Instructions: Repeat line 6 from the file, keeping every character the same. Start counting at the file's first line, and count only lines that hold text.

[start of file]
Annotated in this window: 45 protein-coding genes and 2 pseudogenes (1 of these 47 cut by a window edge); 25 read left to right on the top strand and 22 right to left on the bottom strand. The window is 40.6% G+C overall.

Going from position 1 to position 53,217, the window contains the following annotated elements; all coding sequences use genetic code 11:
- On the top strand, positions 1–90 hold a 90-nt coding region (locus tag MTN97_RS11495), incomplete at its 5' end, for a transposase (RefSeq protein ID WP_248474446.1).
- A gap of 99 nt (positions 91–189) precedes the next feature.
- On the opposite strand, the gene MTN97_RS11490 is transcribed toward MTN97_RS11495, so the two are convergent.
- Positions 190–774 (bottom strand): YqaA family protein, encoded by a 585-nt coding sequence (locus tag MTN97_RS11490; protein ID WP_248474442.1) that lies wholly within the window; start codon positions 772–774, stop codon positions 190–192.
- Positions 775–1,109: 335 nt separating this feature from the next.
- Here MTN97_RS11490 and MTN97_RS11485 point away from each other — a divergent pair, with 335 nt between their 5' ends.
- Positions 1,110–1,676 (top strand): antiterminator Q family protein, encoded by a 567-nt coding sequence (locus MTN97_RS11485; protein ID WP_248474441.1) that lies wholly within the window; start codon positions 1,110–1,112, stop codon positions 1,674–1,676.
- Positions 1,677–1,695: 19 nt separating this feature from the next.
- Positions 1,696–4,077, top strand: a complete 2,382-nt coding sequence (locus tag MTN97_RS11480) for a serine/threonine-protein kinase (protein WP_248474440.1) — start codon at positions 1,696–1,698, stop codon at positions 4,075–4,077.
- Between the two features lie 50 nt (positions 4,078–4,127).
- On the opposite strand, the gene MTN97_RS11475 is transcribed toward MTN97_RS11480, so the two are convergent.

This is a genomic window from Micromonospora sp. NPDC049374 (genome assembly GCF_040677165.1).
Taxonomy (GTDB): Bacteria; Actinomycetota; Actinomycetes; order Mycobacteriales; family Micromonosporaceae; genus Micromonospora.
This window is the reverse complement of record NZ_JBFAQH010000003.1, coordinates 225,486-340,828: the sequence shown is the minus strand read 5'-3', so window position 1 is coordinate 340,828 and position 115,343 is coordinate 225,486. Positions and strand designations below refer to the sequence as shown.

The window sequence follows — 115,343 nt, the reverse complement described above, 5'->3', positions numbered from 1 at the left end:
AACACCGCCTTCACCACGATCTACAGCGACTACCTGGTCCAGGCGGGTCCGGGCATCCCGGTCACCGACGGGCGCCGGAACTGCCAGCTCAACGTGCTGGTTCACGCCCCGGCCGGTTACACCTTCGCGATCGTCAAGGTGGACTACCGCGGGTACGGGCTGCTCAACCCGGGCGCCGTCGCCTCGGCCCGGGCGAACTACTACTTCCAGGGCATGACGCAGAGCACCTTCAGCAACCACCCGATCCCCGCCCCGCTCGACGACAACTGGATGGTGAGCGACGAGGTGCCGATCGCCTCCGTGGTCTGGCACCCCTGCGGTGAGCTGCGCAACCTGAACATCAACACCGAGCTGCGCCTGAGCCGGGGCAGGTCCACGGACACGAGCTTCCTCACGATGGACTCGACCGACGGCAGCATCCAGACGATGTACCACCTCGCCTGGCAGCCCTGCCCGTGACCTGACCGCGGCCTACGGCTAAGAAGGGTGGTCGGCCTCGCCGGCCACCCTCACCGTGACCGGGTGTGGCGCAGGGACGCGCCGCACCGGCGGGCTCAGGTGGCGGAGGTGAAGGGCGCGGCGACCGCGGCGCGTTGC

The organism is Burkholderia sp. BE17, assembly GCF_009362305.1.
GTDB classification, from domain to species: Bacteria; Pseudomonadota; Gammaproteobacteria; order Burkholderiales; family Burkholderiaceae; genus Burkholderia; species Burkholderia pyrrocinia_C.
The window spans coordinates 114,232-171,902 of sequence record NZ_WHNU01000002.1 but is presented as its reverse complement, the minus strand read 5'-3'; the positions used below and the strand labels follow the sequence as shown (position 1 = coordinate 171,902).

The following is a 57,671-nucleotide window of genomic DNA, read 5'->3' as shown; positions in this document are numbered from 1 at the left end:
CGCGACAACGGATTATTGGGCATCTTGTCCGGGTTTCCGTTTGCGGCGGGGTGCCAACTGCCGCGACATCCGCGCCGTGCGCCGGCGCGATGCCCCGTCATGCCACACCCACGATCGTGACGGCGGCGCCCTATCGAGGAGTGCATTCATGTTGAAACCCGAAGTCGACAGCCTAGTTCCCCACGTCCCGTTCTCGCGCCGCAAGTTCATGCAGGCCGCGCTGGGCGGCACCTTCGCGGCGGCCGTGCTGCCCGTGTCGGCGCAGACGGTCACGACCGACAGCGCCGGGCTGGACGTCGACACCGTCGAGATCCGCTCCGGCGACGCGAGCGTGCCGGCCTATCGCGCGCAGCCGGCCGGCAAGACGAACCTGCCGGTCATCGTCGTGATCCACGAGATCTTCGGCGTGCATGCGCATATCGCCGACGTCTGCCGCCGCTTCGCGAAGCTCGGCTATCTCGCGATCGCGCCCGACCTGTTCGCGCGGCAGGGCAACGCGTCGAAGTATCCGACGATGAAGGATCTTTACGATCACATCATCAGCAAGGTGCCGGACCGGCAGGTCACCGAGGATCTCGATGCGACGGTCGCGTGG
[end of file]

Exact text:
- Positions 190–774 (bottom strand): YqaA family protein, encoded by a 585-nt coding sequence (locus tag MTN97_RS11490; protein ID WP_248474442.1) that lies wholly within the window; start codon positions 772–774, stop codon positions 190–192.